That is because the player with the higher batting average likely puts more balls in play. By putting the ball in play more, they can make productive outs, moving the runner along even when they do not reach base. They also make the fielders make a play, which can result in extra bases, especially if they have speed. Speed can force many mistakes.

Statistics Out of Context

Another major problem is statistics that do not take outside factors into consideration. Almost all statistics in baseball are difficult to compare because they are viewed out of context. A pitcher’s ERA can be greatly affected by things beyond their control.

Pitchers for the Colorado Rockies often have skewed ERAs because they play in a hitter-friendly park where the ball carries in the high elevation. At the same time, pitchers for the Seattle Mariners play in a sea-level stadium, often with cold air and what used to be a very deep ballpark before they moved in the walls.

Pitchers playing with good defenses behind them will also benefit greatly, while those with poor fielders need to strive for as many strikeouts as possible.

There is also the problem of looking at historical statistics. Comparing the ERA of a pitcher during the Steroid Era versus the ERA of a pitcher during the Deadball Era is like comparing apples and oranges.

The Long Ball

Focusing too much on one statistic can also be a problem when evaluating a player. The statistic that tends to get the most attention in baseball is the home run. However, viewing a player as great simply because they hit a lot of home runs is a bit absurd. While there are many phenomenal players who hit a lot of home runs, there were also some pretty mediocre players with the same claim to fame.

Many home run hitters also strike out a lot. You have to look at how a player performs in every facet of the game to truly appreciate their quality. Fortunately, with a sports statistics platform, you can see the entire statistical record of a player and properly evaluate their value.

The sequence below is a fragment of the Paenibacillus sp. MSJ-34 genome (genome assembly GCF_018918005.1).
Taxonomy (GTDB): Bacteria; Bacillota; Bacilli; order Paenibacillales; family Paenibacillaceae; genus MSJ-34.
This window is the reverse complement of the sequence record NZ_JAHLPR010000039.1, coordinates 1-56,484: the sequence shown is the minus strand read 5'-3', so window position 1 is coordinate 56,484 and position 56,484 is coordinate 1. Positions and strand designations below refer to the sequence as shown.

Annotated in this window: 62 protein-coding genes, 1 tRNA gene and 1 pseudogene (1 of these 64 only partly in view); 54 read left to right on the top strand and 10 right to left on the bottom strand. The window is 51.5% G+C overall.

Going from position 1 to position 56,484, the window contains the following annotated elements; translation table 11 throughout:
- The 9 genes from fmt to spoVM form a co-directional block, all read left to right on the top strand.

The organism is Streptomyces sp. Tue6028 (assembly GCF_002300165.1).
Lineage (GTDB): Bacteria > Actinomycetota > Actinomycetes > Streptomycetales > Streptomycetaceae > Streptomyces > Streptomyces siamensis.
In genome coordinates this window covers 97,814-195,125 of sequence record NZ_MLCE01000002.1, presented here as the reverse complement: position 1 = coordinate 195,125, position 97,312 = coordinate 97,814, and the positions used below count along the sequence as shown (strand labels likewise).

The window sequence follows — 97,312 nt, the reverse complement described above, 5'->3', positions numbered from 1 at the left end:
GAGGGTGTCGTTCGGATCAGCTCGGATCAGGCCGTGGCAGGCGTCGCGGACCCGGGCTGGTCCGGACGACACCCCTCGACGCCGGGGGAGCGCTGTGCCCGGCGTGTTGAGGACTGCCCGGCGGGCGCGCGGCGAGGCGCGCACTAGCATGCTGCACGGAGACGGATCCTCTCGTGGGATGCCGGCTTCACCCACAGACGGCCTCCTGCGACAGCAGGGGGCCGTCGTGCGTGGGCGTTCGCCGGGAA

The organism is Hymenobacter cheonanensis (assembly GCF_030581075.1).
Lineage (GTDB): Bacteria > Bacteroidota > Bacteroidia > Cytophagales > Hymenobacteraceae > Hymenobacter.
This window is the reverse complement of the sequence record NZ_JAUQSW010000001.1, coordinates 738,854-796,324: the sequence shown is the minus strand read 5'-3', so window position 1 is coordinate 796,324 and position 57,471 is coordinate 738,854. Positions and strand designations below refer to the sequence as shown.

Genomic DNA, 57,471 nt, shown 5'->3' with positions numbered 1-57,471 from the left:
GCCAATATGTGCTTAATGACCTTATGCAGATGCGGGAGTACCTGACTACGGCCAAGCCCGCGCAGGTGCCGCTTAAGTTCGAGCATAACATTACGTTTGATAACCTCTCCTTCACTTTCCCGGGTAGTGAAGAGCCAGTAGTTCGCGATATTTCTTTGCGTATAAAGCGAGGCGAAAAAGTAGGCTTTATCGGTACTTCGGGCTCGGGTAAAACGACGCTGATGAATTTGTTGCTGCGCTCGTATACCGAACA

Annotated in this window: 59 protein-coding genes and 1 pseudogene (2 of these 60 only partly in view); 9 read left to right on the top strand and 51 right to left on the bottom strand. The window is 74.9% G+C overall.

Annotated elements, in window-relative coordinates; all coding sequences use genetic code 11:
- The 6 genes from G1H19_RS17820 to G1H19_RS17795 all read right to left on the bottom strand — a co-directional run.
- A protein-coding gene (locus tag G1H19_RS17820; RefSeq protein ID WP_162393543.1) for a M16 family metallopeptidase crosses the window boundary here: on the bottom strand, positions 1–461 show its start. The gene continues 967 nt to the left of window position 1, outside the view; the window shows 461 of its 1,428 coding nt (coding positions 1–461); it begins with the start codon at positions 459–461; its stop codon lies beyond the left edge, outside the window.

The Ugly

Some of the ugliest statistics in baseball belong to pitchers. Two of the most arbitrary and pointless statistics to track for a pitcher are Wins and Saves.

A pitcher can pitch four and ⅔ innings of perfect baseball, get injured, and have to come out of the game with a 10-0 lead. The pitcher that comes on in their place can struggle and only make it through ⅓ of an inning while allowing six runs. If the team goes on to win 10-9, the pitcher who gave up six runs would get the win.

At the same time, a pitcher can pitch 10 innings in a 0-0 tie and get the loss when their team makes a couple of errors in the 11th inning to allow the other team to score a run.

With saves, you can have a pitcher who comes into the game in the ninth inning with a three-run lead and nobody on base every night and allows the other team to score two and gets the save.

Another pitcher could come into the game in nobody out, bases loaded, and a one-run lead each night. They could strike out the first batter then get the second batter to hit a sacrifice fly for the second out that allows the runner on third to score before recording the third out. Even if their team went on to win every time, they would be charged with a blown save.

Sports statistics can be very helpful. However, if not properly evaluated, they can lead people to draw many incorrect conclusions.